ESA welcomes the Government’s Continued Commitment to Tackling Waste Crime
Jan 23 2018 Read 568 Times
The Environmental Services Association (ESA), the voice for the UK’s resource and waste management industry, today welcomed the continued commitment from Government to tackle the scourge of waste crime, following the launch of the waste crime consultation earlier this week.
ESA’s Head of Regulation, Sam Corp said: “As ESA’s ‘Rethinking Waste Crime’ report showed last year, unfortunately, despite the efforts of government, the regulators and the legitimate industry, the problem of waste crime is getting worse rather than better. Whilst, this latest consultation contains some very useful measures, much more is needed.”
“The proposals to raise the standard of operator competence at permitted sites by strengthening the regulators’ assessment and enforcement abilities are helpful. We hope that they will help discourage operators who do not have the resources, the experience, or the intention to operate within the law. Similarly, tightening up financial checks at the front end should also help to prevent operators, who are unable to demonstrate adequate financial standing, from receiving a permit in the first place. However, whilst we welcome this additional scrutiny, we think that extending the financial provision requirement to additional facilities should be dependent upon a revised risk profiling of the sector to avoid tying up capital and potentially constraining investment within the legitimate industry.”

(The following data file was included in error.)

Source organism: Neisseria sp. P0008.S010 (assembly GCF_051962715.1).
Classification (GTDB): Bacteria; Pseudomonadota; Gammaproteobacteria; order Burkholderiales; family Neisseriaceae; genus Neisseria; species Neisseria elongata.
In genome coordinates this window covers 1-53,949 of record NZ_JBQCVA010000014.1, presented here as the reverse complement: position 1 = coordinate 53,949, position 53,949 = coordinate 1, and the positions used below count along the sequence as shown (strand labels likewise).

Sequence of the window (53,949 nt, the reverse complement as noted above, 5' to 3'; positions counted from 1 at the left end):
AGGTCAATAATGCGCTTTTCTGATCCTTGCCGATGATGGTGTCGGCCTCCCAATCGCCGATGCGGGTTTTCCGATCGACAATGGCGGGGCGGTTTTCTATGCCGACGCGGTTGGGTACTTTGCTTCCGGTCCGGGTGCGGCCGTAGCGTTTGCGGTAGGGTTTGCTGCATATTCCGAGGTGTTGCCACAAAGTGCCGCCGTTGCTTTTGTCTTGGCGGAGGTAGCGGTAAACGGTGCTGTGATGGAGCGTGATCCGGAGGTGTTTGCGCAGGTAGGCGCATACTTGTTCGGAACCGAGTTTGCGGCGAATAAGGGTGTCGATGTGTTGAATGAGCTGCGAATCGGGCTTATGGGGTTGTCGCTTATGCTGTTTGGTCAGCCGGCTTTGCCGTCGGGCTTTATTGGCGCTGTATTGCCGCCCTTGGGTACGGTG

“The consultation highlights EA research showing that 30% of ‘Exemptions’ visited were found to be illegal: a damning statistic clearly highlighting the need for change, which ESA has long called for. We therefore welcome additional scrutiny on Exemptions advocated in the consultation.”
“Proposals to introduce fixed penalty notices to householders who breach their duty of care, will no doubt help to help raise awareness of this important responsibility. However, what is missing in this consultation are proposals to overhaul and tighten the carriers, brokers and dealers regime, which ESA called for in our ‘Rethinking Waste Crime’ report last year. Without this, we have concerns about the effectiveness of the FPNs to deter the real criminals. The requirements for becoming a registered waste carrier, broker or dealer are, quite simply, too lax. So, whilst contracting with a registered carrier or broker ought to provide some comfort to householders that their waste is being managed responsibly, all it actually provides is a veneer of legitimacy which is often relied upon completely to fulfil waste producers’ Duty of Care requirements.”
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